When a claimant has previously received income disability benefits for a compensable job-related injury, a proceeding to modify the prior final decision of the Workers' Compensation Board may be instituted under OCGA § 34-9-104(b), "because of a change in condition ending, decreasing, increasing, or authorizing the recovery of income benefits awarded or ordered in the prior final decision...." A "change in condition" is defined in OCGA § 34-9-104(a), as:

a change in the wage-earning capacity, physical condition, or status of an employee..., which change must have occurred after the date on which the wage-earning capacity, physical condition, or status of the employee ... was last established by award or otherwise.

If a resumption of disability income benefits is sought, as in the present case, the burden of proving a change in condition is on the claimant.[2]Atlanta Hilton & Towers v. Gaither, 210 Ga.App. 343, 436 S.E.2d 71 (1993). The facts justifying modification must be established by a preponderance of the evidence. Daniel v. Employers, etc., Ins. Co., 114 Ga.App. 545, 151 S.E.2d 922 (1966).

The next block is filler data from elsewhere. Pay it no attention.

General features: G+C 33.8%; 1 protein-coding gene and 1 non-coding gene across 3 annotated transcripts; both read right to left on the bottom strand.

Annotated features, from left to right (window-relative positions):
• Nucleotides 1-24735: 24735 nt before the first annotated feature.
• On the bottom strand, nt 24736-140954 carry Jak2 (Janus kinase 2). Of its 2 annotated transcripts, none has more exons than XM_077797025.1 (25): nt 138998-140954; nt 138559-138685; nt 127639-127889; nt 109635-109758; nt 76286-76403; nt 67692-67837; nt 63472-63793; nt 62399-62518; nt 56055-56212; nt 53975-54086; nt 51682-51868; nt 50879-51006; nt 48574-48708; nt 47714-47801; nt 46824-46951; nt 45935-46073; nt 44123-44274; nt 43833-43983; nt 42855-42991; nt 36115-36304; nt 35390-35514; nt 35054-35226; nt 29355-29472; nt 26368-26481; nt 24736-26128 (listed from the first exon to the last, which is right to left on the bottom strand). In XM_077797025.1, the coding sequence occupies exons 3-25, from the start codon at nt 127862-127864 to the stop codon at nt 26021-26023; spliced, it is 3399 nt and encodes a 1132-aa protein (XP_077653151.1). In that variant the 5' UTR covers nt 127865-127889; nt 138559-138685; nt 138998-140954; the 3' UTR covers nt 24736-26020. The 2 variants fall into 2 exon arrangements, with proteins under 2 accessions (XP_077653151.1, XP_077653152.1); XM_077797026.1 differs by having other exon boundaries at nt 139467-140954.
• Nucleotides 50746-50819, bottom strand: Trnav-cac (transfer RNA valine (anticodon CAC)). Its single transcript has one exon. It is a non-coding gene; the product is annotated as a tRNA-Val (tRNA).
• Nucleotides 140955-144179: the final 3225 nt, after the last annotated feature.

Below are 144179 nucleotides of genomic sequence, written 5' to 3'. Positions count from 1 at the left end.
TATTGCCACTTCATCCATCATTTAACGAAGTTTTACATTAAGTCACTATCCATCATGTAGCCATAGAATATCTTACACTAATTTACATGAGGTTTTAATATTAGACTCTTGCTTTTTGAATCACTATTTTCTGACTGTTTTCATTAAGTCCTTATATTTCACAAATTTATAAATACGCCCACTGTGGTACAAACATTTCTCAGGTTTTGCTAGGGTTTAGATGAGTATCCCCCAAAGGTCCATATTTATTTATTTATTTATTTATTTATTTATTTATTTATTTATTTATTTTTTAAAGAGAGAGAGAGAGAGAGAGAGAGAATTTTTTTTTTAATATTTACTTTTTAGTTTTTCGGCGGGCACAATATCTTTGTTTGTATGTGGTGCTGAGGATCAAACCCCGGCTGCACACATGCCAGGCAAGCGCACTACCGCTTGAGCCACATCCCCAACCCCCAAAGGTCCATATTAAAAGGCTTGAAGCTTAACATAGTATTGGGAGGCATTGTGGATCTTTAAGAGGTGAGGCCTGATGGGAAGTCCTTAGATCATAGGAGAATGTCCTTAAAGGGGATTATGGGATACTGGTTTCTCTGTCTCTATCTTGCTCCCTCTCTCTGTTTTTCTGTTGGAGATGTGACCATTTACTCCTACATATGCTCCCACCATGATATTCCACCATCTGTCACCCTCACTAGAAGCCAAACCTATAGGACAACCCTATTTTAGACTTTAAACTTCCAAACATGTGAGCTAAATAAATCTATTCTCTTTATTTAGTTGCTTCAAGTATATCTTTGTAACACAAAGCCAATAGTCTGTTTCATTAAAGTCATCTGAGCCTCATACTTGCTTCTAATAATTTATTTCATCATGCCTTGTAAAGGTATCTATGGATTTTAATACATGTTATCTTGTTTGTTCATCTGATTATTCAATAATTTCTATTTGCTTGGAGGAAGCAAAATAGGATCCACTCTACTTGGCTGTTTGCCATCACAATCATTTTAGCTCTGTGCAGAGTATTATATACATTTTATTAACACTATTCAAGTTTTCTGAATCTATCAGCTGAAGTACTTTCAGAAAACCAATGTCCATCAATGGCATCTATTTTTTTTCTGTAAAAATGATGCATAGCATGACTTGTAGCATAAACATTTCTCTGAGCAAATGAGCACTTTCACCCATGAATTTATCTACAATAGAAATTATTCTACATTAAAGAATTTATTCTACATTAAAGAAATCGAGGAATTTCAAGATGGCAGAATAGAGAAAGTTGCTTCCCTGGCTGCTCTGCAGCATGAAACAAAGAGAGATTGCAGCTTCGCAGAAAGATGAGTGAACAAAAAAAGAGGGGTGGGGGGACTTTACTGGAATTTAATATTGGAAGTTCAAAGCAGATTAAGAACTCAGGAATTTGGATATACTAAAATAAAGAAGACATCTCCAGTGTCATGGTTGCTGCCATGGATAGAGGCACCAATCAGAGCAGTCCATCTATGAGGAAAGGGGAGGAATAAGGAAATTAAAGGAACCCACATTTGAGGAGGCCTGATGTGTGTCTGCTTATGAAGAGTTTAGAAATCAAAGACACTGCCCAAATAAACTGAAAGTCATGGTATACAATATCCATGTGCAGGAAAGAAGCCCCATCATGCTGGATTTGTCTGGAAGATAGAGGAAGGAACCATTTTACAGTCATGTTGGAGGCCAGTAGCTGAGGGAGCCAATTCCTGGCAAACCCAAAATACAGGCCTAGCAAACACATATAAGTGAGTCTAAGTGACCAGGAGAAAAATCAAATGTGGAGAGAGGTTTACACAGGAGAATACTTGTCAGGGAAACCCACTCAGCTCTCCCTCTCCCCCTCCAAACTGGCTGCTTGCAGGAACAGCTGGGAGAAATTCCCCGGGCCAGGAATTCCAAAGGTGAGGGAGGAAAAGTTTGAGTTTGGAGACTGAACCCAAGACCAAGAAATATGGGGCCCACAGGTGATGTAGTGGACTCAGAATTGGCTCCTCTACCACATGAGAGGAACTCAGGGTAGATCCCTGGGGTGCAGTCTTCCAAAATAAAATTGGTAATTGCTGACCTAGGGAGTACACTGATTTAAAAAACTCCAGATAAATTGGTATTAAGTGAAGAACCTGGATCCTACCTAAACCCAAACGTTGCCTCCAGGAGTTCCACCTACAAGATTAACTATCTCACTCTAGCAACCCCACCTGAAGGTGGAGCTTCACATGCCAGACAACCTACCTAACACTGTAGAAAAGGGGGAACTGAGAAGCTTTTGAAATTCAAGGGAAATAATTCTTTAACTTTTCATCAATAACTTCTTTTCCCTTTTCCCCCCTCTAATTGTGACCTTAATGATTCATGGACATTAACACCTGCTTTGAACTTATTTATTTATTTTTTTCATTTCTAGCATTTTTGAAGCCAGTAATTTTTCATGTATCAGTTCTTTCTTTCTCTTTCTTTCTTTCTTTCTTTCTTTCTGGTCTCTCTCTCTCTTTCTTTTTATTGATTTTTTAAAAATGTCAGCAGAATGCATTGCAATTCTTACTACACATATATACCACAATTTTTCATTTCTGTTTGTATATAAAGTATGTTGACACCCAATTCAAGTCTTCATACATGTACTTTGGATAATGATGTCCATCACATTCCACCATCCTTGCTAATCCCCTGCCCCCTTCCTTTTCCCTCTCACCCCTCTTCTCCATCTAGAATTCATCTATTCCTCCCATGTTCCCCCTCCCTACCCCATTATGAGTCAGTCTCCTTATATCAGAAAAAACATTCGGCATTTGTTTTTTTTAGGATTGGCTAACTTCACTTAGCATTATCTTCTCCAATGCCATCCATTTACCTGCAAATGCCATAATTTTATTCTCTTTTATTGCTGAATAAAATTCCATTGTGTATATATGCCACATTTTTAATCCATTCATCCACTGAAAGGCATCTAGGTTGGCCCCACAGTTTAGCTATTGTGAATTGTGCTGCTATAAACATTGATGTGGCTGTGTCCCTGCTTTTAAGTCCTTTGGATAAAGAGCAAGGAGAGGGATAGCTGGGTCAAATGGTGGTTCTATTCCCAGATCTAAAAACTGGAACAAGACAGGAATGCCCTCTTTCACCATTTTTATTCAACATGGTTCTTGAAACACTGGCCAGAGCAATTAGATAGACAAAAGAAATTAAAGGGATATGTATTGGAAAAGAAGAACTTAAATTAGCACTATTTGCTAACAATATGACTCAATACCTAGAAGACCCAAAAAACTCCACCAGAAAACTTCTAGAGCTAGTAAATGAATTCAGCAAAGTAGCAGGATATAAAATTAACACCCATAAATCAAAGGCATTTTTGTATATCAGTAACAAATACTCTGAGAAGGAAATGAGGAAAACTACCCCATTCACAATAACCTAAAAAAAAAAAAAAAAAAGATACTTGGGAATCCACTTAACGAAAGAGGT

*608 We last considered the elements of the burden of proof for a claimant in a change of condition proceeding in Hartford Accident, etc., Co. v. Bristol, 242 Ga. 287, 248 S.E.2d 661 (1978). Bristol was decided under former OCGA § 34-9-104(a) (Ga.Code § 114-709, Ga.L.1968, p. 3, § 5), which defined a "change in condition" as "`solely an economic change in condition occasioned by the employee's... inability to work or continue to work for the same or any other employer, which inability is proximately caused by the accidental injury.'" Id. at 8. We tracked that language in Bristol, holding that a claimant is required "to show that his inability to secure suitable employment elsewhere was proximately caused by his previous accidental injury." Id. at 288, 248 S.E.2d 661. Thus, the dispositive issue has been whether an employee sustained a loss of earning capacity as a result of a compensable work-related injury. While there is no longer a statutory "proximate cause" requirement, that element of proof is nevertheless consistent with the present language of OCGA § 34-9-104(a), since a change in condition can occur only when the claimant has previously received benefits for a compensable job-related injury. See generally Northbrook Property, etc., Co. v. Babyak, 186 Ga. App. 339, 367 S.E.2d 567 (1988).

Consistent with our holding in Bristol, the Court of Appeals in Ga. Power Co. v. Brown, 169 Ga.App. 45, 311 S.E.2d 236 (1983), clarified the claimant's burden in seeking recommencement of benefits after termination for cause.